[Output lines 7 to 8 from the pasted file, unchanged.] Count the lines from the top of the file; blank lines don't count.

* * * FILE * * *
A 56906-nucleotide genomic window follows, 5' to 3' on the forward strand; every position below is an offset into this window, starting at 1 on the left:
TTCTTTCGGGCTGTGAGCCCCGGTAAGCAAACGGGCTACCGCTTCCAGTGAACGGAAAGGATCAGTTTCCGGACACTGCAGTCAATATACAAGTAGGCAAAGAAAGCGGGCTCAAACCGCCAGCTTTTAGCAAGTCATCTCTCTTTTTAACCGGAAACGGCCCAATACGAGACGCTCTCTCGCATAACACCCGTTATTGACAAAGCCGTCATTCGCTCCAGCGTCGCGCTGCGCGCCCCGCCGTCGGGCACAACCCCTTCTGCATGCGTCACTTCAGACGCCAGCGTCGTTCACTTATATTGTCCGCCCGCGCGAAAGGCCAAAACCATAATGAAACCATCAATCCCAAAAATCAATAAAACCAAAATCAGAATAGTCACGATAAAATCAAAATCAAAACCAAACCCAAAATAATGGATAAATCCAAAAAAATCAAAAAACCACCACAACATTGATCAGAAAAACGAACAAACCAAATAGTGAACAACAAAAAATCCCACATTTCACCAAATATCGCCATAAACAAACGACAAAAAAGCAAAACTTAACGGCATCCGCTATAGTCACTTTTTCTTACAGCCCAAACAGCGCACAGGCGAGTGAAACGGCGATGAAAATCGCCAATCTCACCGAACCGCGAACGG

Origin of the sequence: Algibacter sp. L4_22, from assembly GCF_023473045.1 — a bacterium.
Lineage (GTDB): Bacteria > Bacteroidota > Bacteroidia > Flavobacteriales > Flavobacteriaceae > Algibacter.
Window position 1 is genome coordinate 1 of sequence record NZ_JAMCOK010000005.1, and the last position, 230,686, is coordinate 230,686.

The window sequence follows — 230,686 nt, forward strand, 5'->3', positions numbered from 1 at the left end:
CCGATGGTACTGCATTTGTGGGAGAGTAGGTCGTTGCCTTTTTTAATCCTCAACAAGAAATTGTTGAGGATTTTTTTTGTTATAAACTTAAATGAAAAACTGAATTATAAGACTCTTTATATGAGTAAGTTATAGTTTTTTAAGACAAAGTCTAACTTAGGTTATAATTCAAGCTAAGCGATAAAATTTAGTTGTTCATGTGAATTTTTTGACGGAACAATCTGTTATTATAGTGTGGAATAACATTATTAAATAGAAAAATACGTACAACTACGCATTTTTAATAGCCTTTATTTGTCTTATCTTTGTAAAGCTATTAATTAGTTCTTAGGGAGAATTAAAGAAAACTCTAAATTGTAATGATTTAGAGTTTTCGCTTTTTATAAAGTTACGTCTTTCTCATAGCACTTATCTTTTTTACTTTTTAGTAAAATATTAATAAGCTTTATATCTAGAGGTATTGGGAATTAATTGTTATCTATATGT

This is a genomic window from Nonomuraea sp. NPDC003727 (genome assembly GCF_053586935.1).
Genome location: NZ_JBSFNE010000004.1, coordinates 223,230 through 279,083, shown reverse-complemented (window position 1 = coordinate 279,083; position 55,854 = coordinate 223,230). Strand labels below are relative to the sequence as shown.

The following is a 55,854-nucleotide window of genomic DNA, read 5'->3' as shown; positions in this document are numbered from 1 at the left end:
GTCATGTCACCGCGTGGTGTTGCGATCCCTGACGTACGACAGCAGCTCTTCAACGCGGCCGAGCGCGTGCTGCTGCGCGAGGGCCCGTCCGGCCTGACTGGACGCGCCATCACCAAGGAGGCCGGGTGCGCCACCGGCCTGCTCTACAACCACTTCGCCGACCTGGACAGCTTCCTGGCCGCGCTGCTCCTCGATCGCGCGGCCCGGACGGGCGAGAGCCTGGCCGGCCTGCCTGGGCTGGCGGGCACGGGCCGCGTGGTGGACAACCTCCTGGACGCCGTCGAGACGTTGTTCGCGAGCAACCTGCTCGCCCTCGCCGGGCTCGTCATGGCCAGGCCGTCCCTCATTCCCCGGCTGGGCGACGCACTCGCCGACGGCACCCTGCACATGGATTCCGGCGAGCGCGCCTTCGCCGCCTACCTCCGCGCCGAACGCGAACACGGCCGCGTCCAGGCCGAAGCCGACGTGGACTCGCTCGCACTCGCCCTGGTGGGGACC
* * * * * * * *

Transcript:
CCGATGGTACTGCATTTGTGGGAGAGTAGGTCGTTGCCTTTTTTAATCCTCAACAAGAAATTGTTGAGGATTTTTTTTGTTATAAACTTAAATGAAAAACTGAATTATAAGACTCTTTATATGAGTAAGTTATAGTTTTTTAAGACAAAGTCTAACTTAGGTTATAATTCAAGCTAAGCGATAAAATTTAGTTGTTCATGTGAATTTTTTGACGGAACAATCTGTTATTATAGTGTGGAATAACATTATTAAATAGAAAAATACGTACAACTACGCATTTTTAATAGCCTTTATTTGTCTTATCTTTGTAAAGCTATTAATTAGTTCTTAGGGAGAATTAAAGAAAACTCTAAATTGTAATGATTTAGAGTTTTCGCTTTTTATAAAGTTACGTCTTTCTCATAGCACTTATCTTTTTTACTTTTTAGTAAAATATTAATAAGCTTTATATCTAGAGGTATTGGGAATTAATTGTTATCTATATGT

This is a genomic window from Nonomuraea sp. NPDC003727 (genome assembly GCF_053586935.1).